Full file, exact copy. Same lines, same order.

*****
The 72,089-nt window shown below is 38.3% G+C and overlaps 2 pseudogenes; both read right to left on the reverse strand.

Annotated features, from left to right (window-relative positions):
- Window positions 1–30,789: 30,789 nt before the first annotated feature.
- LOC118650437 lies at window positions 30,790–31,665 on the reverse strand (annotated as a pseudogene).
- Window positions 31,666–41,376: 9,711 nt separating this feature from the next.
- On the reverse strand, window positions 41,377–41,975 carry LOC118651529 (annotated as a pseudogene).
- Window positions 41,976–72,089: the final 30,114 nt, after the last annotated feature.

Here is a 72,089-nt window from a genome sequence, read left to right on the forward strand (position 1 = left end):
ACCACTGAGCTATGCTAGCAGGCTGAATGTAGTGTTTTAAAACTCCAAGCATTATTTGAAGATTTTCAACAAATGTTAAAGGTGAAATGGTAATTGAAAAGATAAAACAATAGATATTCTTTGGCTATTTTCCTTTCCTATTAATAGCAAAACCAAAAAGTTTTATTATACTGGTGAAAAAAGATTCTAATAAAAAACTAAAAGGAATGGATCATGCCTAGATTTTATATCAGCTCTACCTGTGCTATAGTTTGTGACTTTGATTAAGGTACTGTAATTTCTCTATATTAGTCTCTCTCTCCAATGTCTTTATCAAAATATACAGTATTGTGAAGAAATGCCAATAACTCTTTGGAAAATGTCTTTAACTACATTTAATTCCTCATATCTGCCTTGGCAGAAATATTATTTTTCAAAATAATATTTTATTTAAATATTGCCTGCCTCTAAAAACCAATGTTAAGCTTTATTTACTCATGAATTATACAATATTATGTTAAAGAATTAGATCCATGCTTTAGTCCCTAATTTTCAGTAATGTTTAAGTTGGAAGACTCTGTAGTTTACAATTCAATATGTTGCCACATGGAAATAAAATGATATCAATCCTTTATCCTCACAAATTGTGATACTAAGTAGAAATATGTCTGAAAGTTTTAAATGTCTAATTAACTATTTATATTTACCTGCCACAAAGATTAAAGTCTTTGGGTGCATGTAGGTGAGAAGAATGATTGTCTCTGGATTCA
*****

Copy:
The 72,089-nt window shown below is 38.3% G+C and overlaps 2 pseudogenes; both read right to left on the reverse strand.

Annotated features, from left to right (window-relative positions):
- Window positions 1–30,789: 30,789 nt before the first annotated feature.
- LOC118650437 lies at window positions 30,790–31,665 on the reverse strand (annotated as a pseudogene).
- Window positions 31,666–41,376: 9,711 nt separating this feature from the next.
- On the reverse strand, window positions 41,377–41,975 carry LOC118651529 (annotated as a pseudogene).
- Window positions 41,976–72,089: the final 30,114 nt, after the last annotated feature.

Here is a 72,089-nt window from a genome sequence, read left to right on the forward strand (position 1 = left end):
ACCACTGAGCTATGCTAGCAGGCTGAATGTAGTGTTTTAAAACTCCAAGCATTATTTGAAGATTTTCAACAAATGTTAAAGGTGAAATGGTAATTGAAAAGATAAAACAATAGATATTCTTTGGCTATTTTCCTTTCCTATTAATAGCAAAACCAAAAAGTTTTATTATACTGGTGAAAAAAGATTCTAATAAAAAACTAAAAGGAATGGATCATGCCTAGATTTTATATCAGCTCTACCTGTGCTATAGTTTGTGACTTTGATTAAGGTACTGTAATTTCTCTATATTAGTCTCTCTCTCCAATGTCTTTATCAAAATATACAGTATTGTGAAGAAATGCCAATAACTCTTTGGAAAATGTCTTTAACTACATTTAATTCCTCATATCTGCCTTGGCAGAAATATTATTTTTCAAAATAATATTTTATTTAAATATTGCCTGCCTCTAAAAACCAATGTTAAGCTTTATTTACTCATGAATTATACAATATTATGTTAAAGAATTAGATCCATGCTTTAGTCCCTAATTTTCAGTAATGTTTAAGTTGGAAGACTCTGTAGTTTACAATTCAATATGTTGCCACATGGAAATAAAATGATATCAATCCTTTATCCTCACAAATTGTGATACTAAGTAGAAATATGTCTGAAAGTTTTAAATGTCTAATTAACTATTTATATTTACCTGCCACAAAGATTAAAGTCTTTGGGTGCATGTAGGTGAGAAGAATGATTGTCTCTGGATTCA